52 Pages Posted: 6 Mar 2017
Date Written: March 2017
Just as Newtonian mechanics breaks down when we look at the constituent pieces of our universe—subatomic particles—neoclassical economics breaks down when we look at the constituent pieces of our society—individual people. At the scale of subatomic particles, quantum mechanics provides new foundations for understanding the physical world; at the scale of individual decisionmaking, behavioral economics promises new foundations for understanding the social, economic, and legal worlds. As this Article explains, this analogy between Newtonian and quantum physics, on the one hand, and neoclassical and behavioral economics, on the other hand, has much to reveal about law and economics.
With the help of numerous examples of key finding in behavioral law and economics, I take three principles from quantum mechanics (the uncertainty principle, the correspondence principle, and the quantum principle) and show how analogous principles in economics help illuminate the future trajectory of law and economics. I then seek to accelerate this trajectory by proposing an agenda for strengthening behavioral law and economics through a stronger grounding in theory, and specifically a “quantum” theory of decisionmaking.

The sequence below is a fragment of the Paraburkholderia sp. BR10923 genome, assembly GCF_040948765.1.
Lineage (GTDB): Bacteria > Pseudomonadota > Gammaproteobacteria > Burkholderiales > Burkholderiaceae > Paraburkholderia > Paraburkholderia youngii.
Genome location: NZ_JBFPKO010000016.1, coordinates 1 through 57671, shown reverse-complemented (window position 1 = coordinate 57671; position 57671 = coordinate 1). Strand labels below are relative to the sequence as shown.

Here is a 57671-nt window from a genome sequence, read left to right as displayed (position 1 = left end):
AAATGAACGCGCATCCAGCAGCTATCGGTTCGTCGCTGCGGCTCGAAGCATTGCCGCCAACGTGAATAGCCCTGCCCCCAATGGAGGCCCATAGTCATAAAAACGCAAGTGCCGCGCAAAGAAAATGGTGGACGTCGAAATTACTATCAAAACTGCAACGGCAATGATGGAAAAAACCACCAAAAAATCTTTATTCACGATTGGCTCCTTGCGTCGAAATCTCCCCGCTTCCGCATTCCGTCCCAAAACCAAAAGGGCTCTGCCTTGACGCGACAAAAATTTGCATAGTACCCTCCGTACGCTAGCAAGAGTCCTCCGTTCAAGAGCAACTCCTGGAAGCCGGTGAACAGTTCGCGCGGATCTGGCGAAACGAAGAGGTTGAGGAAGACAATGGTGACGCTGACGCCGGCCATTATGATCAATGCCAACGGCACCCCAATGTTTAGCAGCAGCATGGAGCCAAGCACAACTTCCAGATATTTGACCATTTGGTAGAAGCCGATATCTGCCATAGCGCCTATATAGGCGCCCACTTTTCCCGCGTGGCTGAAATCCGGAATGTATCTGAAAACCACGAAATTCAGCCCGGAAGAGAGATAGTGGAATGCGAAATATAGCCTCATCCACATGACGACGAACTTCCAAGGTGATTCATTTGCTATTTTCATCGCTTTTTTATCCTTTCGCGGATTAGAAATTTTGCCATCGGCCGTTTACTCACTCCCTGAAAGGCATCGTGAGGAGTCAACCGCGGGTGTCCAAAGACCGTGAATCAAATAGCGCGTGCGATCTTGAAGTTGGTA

Along the way, the analysis leads me to challenge some common misconceptions about law and economics: behavioral and neoclassical approaches to law and economics are not rivals, but partners; simplistic and artificial assumptions about human behavior remain a problem in law and economics, but most acutely in behavioral law and economics; and the notion that neoclassical economics promotes a deregulatory agenda and behavioral economics promotes a pro-regulatory agenda is, as often as not, exactly backwards.
Keywords: law and economics, behavioral economics, neoclassical economics, experiments, theory
JEL Classification: K00
Suggested Citation: Suggested Citation
Hubbard, William H. J., Quantum Economics, Newtonian Economics, and Law (March 2017). University of Chicago Coase-Sandor Institute for Law & Economics Research Paper No. 799. Available at SSRN: https://ssrn.com/abstract=2926548